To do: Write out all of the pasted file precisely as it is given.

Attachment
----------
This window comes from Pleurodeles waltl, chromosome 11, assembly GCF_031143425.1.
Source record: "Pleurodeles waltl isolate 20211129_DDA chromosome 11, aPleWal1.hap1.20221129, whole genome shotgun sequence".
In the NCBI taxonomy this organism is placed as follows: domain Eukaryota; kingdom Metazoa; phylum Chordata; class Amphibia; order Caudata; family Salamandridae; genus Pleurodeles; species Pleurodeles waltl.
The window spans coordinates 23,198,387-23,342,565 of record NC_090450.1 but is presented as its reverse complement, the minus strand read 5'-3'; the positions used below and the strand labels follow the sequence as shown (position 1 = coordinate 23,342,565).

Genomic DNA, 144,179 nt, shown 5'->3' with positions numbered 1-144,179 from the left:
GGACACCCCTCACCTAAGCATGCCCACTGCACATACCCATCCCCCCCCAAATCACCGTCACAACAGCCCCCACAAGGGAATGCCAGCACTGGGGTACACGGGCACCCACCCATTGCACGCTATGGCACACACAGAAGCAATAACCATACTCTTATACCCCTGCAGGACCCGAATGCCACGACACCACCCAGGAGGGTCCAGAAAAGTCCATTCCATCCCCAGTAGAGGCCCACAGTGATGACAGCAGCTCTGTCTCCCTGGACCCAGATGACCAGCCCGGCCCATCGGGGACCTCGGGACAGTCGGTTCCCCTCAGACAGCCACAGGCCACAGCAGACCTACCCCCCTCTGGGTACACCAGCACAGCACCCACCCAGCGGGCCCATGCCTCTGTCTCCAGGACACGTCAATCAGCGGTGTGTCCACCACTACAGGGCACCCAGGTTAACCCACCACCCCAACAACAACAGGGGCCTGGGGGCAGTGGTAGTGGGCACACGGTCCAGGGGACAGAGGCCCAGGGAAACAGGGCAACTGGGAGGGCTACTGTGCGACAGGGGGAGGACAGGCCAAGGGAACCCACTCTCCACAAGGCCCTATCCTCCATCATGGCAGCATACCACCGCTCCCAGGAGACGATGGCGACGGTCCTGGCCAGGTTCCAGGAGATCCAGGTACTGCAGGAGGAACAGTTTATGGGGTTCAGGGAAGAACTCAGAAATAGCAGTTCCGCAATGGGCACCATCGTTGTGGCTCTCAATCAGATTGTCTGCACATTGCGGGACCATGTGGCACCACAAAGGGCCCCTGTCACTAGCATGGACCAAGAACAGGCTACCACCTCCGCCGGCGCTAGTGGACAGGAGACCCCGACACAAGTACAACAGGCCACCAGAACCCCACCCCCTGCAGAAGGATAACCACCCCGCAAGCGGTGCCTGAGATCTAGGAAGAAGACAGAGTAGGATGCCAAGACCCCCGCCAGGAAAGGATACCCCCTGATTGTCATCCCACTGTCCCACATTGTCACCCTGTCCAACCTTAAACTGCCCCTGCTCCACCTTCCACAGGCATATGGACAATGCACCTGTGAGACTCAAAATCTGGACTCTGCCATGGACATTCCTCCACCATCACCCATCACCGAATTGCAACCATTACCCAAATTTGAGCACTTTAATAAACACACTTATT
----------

This window comes from Pleurodeles waltl, chromosome 11, assembly GCF_031143425.1.
Source record: "Pleurodeles waltl isolate 20211129_DDA chromosome 11, aPleWal1.hap1.20221129, whole genome shotgun sequence".
In the NCBI taxonomy this organism is placed as follows: domain Eukaryota; kingdom Metazoa; phylum Chordata; class Amphibia; order Caudata; family Salamandridae; genus Pleurodeles; species Pleurodeles waltl.
The window spans coordinates 23,198,387-23,342,565 of record NC_090450.1 but is presented as its reverse complement, the minus strand read 5'-3'; the positions used below and the strand labels follow the sequence as shown (position 1 = coordinate 23,342,565).

Genomic DNA, 144,179 nt, shown 5'->3' with positions numbered 1-144,179 from the left:
GGACACCCCTCACCTAAGCATGCCCACTGCACATACCCATCCCCCCCCAAATCACCGTCACAACAGCCCCCACAAGGGAATGCCAGCACTGGGGTACACGGGCACCCACCCATTGCACGCTATGGCACACACAGAAGCAATAACCATACTCTTATACCCCTGCAGGACCCGAATGCCACGACACCACCCAGGAGGGTCCAGAAAAGTCCATTCCATCCCCAGTAGAGGCCCACAGTGATGACAGCAGCTCTGTCTCCCTGGACCCAGATGACCAGCCCGGCCCATCGGGGACCTCGGGACAGTCGGTTCCCCTCAGACAGCCACAGGCCACAGCAGACCTACCCCCCTCTGGGTACACCAGCACAGCACCCACCCAGCGGGCCCATGCCTCTGTCTCCAGGACACGTCAATCAGCGGTGTGTCCACCACTACAGGGCACCCAGGTTAACCCACCACCCCAACAACAACAGGGGCCTGGGGGCAGTGGTAGTGGGCACACGGTCCAGGGGACAGAGGCCCAGGGAAACAGGGCAACTGGGAGGGCTACTGTGCGACAGGGGGAGGACAGGCCAAGGGAACCCACTCTCCACAAGGCCCTATCCTCCATCATGGCAGCATACCACCGCTCCCAGGAGACGATGGCGACGGTCCTGGCCAGGTTCCAGGAGATCCAGGTACTGCAGGAGGAACAGTTTATGGGGTTCAGGGAAGAACTCAGAAATAGCAGTTCCGCAATGGGCACCATCGTTGTGGCTCTCAATCAGATTGTCTGCACATTGCGGGACCATGTGGCACCACAAAGGGCCCCTGTCACTAGCATGGACCAAGAACAGGCTACCACCTCCGCCGGCGCTAGTGGACAGGAGACCCCGACACAAGTACAACAGGCCACCAGAACCCCACCCCCTGCAGAAGGATAACCACCCCGCAAGCGGTGCCTGAGATCTAGGAAGAAGACAGAGTAGGATGCCAAGACCCCCGCCAGGAAAGGATACCCCCTGATTGTCATCCCACTGTCCCACATTGTCACCCTGTCCAACCTTAAACTGCCCCTGCTCCACCTTCCACAGGCATATGGACAATGCACCTGTGAGACTCAAAATCTGGACTCTGCCATGGACATTCCTCCACCATCACCCATCACCGAATTGCAACCATTACCCAAATTTGAGCACTTTAATAAACACACTTATT